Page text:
The Abu Dhabi Investment Authority, among the
world's largest sovereign wealth funds, is ramping up its private equity
activities after a relatively subdued period over the past two years, sources
familiar with the fund's plans said.
Staffing within ADIA's private equity department
will likely more than double from its current complement of around two dozen,
sources said, although no specific allocation targets have been set.
"There are significant plans to increase
private equity staffing, several industry executives have been approached in
the last month," said one source who was approached.
The Abu Dhabi fund is also looking to significantly
boost its investments in infrastructure as it is not satisfied with its current
exposure, sources said.
ADIA - whose assets range from Citigroup bonds to a
stake in London's Gatwick Airport - does not disclose its net worth and
declined to comment on the changes. The Sovereign Wealth Fund Institute estimates
its value at $627bn and ranks it among the largest in the world.
ADIA is looking to raise its allocations to some of
the world's largest private equity houses and has arranged meetings with many
of them, several sources familiar with the matter said.
It is also adding broader geographic expertise in
Asia, Africa, Latin America and Australia.
"Discussions are on with some leading players
and some not so well known names about allocating more on the private equity
side," another private equity source said, who like others declined to be
named because of their ties to the fund.
The sovereign fund began investing in private equity
in 1989. In its latest portfolio review published on Tuesday, two to eight
percent of its assets are invested in private equity.
Based on the range and estimated size of ADIA, its
private equity allocation could range between $12.5bn to $50bn, but a source
indicated that given the low level of activity, holdings were currently closer to
the lower end of that range.
ADIA appointed private equity veteran James Kester
as chief investment officer in November 2010 after a prolonged search. He
replaced Georges Sudarskis, who had ratcheted up ADIA's portfolio considerably
over 10 years before leaving to launch his own company.
The global private equity industry is estimated to
be between $800bn to more than $2 trillion, but as a number of funds are still
struggling to deploy assets collected and committed before the financial crisis,
many say it will be tough for the industry to digest a large influx of money
from sovereign funds.
ADIA is also keen to put more money into ongoing
programmes to develop local infrastructure, including transport networks,
schools and hospitals, and diversified industries in order to break the
emirate's reliance on increasingly volatile oil prices, this person said.
The fund's infrastructure investment allocation is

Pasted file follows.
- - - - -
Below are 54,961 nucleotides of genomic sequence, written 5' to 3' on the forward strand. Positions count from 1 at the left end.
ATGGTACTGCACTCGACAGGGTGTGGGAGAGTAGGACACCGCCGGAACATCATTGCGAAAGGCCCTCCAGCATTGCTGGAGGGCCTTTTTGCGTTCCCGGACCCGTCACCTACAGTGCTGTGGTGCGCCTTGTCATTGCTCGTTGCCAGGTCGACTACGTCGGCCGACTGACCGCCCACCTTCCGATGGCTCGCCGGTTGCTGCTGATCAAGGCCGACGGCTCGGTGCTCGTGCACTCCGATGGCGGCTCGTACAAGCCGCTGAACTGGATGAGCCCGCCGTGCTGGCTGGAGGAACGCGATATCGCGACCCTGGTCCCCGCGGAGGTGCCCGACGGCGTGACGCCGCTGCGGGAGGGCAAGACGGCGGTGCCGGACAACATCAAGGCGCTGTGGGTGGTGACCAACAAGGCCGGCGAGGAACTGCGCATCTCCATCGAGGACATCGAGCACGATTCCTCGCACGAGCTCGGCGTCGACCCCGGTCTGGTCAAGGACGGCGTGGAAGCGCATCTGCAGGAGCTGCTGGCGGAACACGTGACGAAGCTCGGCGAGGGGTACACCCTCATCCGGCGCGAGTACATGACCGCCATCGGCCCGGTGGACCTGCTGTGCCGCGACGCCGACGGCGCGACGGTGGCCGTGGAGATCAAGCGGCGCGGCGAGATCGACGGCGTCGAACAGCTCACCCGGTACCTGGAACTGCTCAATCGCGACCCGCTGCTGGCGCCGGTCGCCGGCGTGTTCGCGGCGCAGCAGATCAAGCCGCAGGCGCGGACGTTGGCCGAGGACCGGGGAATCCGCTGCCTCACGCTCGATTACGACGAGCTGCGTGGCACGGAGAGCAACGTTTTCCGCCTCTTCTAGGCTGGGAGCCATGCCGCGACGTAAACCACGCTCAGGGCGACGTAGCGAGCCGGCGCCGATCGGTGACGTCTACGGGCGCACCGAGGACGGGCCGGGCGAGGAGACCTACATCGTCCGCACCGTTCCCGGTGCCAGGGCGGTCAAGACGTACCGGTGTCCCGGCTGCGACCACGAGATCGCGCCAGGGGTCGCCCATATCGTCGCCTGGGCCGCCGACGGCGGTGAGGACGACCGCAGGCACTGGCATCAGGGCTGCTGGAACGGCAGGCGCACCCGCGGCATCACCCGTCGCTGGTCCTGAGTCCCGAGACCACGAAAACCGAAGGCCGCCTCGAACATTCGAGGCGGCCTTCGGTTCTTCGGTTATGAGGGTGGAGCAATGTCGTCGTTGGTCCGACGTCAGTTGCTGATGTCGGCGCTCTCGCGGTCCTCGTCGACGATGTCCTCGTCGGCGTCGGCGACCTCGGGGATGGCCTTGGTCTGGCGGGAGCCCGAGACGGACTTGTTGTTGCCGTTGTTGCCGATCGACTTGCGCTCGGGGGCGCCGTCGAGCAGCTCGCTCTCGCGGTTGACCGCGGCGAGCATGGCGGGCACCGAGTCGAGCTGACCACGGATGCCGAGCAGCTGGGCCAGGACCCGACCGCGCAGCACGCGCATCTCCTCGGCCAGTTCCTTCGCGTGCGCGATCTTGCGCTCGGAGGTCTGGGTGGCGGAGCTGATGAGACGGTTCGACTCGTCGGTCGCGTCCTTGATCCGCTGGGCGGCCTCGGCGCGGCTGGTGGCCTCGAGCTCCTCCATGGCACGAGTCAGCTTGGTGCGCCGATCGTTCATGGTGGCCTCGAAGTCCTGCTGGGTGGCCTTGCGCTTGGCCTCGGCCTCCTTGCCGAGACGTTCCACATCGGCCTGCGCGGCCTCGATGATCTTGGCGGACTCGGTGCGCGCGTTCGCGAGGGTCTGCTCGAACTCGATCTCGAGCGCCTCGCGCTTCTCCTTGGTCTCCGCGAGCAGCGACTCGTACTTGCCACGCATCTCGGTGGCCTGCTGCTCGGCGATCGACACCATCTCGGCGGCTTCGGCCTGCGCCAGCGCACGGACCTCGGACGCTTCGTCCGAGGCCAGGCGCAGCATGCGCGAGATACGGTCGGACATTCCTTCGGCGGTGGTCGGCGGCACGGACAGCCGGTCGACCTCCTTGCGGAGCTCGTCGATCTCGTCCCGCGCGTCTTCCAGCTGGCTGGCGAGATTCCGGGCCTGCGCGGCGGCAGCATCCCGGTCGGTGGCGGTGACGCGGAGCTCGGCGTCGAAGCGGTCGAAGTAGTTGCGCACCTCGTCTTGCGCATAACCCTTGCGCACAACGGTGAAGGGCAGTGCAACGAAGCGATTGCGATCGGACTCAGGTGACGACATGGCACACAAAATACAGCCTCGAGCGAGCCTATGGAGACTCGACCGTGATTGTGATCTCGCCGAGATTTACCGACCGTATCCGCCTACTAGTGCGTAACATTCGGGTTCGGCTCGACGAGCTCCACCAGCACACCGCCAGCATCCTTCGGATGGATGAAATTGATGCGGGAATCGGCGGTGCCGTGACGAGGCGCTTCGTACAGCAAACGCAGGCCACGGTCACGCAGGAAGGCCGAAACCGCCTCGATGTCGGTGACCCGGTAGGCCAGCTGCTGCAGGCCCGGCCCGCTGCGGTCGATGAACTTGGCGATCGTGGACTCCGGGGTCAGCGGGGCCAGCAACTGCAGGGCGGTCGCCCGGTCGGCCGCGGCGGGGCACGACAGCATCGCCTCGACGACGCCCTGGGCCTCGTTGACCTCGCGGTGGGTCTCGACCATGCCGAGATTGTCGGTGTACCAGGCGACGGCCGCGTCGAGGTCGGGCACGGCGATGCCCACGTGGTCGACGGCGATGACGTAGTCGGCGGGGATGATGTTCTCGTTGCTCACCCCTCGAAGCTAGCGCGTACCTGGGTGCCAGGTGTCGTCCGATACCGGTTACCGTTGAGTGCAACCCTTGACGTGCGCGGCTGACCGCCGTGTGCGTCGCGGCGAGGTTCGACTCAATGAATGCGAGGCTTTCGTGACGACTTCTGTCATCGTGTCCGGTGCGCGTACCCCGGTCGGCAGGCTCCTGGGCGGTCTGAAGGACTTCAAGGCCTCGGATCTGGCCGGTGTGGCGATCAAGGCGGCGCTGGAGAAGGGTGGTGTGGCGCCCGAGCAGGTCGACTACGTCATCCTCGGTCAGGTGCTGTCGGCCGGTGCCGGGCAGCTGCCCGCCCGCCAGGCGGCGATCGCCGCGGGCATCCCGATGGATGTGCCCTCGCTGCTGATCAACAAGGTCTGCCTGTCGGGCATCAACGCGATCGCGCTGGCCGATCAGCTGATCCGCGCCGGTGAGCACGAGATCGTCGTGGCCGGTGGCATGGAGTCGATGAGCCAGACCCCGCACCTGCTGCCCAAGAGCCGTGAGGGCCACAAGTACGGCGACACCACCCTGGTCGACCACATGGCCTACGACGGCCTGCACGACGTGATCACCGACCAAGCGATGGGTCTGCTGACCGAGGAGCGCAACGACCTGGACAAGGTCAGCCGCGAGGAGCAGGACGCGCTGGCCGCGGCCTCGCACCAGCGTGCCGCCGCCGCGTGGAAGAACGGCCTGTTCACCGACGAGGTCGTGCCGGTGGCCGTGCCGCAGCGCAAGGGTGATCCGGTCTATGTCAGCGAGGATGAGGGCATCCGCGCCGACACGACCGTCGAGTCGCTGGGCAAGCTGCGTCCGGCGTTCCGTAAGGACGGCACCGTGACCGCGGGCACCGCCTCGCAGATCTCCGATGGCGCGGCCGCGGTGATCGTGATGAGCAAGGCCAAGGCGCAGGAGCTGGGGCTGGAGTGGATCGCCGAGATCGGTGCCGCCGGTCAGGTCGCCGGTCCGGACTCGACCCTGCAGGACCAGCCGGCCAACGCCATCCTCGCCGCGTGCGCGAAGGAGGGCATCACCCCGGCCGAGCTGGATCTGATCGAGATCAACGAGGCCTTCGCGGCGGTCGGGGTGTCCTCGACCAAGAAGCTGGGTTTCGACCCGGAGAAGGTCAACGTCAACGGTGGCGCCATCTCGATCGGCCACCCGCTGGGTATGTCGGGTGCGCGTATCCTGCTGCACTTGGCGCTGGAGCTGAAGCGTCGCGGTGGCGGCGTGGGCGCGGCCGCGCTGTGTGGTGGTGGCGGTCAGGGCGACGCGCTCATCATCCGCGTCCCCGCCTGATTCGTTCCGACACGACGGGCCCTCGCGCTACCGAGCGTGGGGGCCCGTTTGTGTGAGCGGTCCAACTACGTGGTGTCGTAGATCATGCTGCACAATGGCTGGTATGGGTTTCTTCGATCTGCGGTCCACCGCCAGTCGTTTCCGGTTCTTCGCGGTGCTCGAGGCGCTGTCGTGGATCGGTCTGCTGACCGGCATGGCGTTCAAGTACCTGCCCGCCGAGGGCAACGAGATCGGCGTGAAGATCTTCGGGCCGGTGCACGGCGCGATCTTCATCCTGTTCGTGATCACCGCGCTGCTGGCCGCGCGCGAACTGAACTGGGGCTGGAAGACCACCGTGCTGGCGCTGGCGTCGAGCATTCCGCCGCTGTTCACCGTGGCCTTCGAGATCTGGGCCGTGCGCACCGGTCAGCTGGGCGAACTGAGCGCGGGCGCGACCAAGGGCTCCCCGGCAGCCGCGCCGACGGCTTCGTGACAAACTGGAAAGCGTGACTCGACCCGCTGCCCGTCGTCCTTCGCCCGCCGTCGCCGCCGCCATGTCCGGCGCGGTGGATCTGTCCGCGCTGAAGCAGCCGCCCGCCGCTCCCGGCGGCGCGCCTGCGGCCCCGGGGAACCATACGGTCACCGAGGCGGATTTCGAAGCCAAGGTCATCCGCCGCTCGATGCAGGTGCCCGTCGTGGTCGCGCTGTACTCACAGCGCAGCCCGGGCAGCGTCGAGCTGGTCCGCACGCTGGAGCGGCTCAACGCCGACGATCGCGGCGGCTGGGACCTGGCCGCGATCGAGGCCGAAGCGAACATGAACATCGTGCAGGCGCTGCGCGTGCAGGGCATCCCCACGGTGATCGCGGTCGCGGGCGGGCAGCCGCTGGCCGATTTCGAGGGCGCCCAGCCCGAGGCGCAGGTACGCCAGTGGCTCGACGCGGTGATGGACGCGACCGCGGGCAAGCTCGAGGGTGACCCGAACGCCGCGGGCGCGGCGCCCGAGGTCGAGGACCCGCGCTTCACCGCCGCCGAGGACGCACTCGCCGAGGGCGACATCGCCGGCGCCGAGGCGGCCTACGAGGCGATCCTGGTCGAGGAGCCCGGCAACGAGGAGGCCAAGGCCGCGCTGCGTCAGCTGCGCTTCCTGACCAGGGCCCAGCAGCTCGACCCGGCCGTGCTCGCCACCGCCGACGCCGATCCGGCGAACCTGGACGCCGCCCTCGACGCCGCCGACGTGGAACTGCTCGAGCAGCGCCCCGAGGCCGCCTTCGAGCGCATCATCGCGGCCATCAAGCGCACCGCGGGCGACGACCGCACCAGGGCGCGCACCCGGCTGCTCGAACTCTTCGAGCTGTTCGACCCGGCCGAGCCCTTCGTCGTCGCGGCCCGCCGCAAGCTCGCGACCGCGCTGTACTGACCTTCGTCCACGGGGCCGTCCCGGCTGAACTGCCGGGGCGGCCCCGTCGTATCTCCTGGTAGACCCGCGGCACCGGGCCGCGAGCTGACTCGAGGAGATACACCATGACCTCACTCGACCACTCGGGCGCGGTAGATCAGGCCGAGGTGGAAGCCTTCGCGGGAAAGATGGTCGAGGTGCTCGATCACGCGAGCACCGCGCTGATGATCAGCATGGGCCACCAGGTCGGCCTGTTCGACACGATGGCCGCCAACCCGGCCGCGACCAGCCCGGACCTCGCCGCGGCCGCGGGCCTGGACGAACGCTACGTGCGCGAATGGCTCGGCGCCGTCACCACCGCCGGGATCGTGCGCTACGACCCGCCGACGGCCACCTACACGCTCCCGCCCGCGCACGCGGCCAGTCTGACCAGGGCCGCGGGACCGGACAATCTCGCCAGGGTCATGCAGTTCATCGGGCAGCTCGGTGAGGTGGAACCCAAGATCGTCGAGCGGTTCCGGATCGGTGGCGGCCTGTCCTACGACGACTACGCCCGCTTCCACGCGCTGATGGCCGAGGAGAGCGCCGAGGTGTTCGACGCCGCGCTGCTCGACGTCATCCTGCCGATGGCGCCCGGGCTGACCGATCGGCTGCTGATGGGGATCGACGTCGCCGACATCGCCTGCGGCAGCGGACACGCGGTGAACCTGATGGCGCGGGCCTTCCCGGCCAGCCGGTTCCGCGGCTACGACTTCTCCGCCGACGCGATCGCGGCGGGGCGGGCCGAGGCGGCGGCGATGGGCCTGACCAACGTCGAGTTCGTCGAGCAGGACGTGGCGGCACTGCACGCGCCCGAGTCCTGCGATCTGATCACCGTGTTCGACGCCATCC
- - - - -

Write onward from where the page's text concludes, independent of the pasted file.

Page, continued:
among the smallest within total assets under management, with a targeted range
between 1 to 5 percent.
"Historically investors in the Middle East have
been comfortable with real assets and may now be more so, particularly after
the whack many SWFs took in the financial crisis and resultant scrutiny in
their home countries," said one expert who deals regularly with sovereign
Given historically low yields, ADIA appears to be
looking at its government debt holdings and how to best structure the
portfolio, in line with the thinking at most other large wealth managers.
Large sovereign funds have been willing to allocate
more money to alternative investments like private equity in the recent past
given low returns in conservative asset classes such as US treasuries.
China Investment Corp (CIC), the country's $400bn
sovereign wealth fund, made $35.7bn in fresh offshore investment last year,
with a focus on infrastructure projects, private equity investment and real
estate trusts (REITs).
Qatar Investment Authority (QIA), among the most
aggressive of sovereign funds, raised its private equity allocation by $19bn in
2010, a source familiar with the matter said.
"It is widely known that sovereign wealth funds
want to add to private equity allocations, and for a variety of reasons,"
said one London-based private equity insider who manages SWF money.
"With inflation at 4-5 percent and Treasury
yields almost negligible, they're losing money even if their currencies are
pegged to the dollar."
ADIA returned 7.6 percent on an annualised basis
over a 20-year period, as of December 31, 2010, it said in a review released
Tuesday, in which it also raised concerns about global economic growth
Last month, ADIA restructured its external equities
department, separating indexed funds from active funds as part of a more focused
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